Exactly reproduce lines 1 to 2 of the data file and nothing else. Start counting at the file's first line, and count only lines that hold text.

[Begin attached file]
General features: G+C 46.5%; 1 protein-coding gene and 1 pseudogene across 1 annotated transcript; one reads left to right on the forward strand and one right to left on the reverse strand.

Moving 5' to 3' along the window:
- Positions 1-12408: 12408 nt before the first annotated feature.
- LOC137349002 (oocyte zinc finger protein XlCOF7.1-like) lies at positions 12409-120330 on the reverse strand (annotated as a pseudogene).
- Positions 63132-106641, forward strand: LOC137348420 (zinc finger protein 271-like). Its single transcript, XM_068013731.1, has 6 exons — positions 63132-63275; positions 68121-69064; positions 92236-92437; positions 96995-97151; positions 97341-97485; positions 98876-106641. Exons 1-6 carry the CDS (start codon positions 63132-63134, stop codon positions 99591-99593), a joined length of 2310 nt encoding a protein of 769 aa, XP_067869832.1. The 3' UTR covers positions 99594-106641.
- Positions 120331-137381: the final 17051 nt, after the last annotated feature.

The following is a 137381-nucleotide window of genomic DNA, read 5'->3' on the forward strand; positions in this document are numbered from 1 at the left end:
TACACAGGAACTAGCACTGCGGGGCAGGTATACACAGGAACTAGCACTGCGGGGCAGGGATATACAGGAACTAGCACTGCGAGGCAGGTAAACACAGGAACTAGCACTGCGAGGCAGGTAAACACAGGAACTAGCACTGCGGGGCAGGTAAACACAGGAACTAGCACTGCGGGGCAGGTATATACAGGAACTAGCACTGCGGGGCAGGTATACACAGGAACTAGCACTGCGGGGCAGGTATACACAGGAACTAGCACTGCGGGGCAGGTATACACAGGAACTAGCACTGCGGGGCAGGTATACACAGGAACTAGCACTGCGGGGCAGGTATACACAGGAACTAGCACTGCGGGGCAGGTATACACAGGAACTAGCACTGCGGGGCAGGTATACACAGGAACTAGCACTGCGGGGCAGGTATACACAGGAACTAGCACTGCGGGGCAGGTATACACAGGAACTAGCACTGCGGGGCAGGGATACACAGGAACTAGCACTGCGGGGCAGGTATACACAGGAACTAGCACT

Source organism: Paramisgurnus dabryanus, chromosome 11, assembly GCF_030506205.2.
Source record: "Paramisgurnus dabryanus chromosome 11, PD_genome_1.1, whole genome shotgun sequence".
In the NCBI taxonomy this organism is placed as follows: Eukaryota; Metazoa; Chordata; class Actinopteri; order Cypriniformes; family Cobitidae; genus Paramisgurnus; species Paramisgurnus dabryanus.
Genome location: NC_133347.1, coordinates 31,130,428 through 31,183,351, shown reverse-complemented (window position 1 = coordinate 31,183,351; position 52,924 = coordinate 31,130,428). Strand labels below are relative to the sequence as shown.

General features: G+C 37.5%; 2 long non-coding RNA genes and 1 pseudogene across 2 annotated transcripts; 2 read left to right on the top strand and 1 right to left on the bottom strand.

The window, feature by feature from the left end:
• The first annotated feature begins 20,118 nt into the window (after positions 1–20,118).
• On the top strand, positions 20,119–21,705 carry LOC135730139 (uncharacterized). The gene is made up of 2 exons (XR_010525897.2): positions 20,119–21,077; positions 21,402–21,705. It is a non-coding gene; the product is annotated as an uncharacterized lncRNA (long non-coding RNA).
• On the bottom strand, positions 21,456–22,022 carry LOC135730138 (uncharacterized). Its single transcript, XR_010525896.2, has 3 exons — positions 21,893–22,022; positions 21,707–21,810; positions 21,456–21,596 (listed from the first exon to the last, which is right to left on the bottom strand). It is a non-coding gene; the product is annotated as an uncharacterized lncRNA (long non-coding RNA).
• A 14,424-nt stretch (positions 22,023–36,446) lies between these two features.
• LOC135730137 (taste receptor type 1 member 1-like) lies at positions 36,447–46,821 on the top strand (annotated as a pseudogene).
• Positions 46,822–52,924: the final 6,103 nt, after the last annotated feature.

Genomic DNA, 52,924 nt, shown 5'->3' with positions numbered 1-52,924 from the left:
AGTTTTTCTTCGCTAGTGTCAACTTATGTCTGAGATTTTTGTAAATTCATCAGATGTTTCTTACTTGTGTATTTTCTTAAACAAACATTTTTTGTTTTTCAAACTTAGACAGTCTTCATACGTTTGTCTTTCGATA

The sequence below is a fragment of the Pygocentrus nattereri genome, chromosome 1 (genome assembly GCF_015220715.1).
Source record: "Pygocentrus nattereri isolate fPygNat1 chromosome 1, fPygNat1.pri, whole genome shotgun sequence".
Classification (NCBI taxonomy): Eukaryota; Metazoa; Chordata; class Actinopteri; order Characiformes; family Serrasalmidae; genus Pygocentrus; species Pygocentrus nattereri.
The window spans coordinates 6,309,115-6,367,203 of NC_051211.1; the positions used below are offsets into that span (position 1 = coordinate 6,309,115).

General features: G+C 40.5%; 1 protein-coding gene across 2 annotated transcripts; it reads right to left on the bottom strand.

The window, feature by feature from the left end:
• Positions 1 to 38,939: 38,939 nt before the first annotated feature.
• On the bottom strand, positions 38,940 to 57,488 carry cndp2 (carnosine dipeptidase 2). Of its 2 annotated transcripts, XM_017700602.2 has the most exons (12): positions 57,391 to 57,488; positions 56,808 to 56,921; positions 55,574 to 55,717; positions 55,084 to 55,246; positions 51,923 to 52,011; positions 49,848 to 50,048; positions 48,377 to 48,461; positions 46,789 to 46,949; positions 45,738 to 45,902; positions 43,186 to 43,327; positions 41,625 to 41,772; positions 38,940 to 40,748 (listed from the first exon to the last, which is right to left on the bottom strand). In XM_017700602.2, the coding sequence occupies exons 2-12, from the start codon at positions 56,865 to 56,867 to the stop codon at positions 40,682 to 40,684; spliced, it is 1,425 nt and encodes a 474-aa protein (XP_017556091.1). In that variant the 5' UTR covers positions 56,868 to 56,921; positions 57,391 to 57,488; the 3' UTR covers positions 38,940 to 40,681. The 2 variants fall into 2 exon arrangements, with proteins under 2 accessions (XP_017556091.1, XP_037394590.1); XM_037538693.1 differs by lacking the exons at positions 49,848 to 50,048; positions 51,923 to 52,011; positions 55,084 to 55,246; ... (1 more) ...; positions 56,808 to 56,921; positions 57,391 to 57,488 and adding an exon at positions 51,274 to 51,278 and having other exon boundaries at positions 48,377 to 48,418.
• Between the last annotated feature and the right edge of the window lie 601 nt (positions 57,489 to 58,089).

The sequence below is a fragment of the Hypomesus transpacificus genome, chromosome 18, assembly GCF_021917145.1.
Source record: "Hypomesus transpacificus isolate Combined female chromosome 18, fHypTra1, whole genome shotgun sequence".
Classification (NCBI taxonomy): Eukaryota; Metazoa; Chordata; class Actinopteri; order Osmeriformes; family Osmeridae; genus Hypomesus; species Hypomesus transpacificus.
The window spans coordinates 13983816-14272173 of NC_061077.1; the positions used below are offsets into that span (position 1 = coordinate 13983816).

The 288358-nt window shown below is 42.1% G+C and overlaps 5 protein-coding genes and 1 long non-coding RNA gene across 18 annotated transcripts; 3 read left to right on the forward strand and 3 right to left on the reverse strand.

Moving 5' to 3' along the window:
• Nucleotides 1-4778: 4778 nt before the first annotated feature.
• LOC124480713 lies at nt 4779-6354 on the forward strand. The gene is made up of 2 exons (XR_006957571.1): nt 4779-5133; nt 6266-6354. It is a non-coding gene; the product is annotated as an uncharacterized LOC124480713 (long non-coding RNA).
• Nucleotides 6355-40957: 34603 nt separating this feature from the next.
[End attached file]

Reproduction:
General features: G+C 46.5%; 1 protein-coding gene and 1 pseudogene across 1 annotated transcript; one reads left to right on the forward strand and one right to left on the reverse strand.

Moving 5' to 3' along the window: